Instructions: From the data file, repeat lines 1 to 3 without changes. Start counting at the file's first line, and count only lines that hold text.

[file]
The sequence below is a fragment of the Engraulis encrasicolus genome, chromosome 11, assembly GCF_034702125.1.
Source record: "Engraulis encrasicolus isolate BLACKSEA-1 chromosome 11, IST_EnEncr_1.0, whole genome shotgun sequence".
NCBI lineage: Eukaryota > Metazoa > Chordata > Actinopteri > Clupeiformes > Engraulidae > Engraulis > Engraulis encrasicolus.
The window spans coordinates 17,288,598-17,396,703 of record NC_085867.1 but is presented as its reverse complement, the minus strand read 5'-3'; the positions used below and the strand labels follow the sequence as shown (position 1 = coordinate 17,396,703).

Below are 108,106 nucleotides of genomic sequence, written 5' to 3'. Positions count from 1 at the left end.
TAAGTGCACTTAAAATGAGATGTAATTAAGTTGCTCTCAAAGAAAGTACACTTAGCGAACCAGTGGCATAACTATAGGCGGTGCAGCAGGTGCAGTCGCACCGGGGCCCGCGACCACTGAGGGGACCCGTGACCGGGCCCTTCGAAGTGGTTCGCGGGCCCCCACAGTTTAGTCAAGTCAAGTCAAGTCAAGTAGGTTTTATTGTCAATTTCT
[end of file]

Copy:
The sequence below is a fragment of the Engraulis encrasicolus genome, chromosome 11, assembly GCF_034702125.1.
Source record: "Engraulis encrasicolus isolate BLACKSEA-1 chromosome 11, IST_EnEncr_1.0, whole genome shotgun sequence".
NCBI lineage: Eukaryota > Metazoa > Chordata > Actinopteri > Clupeiformes > Engraulidae > Engraulis > Engraulis encrasicolus.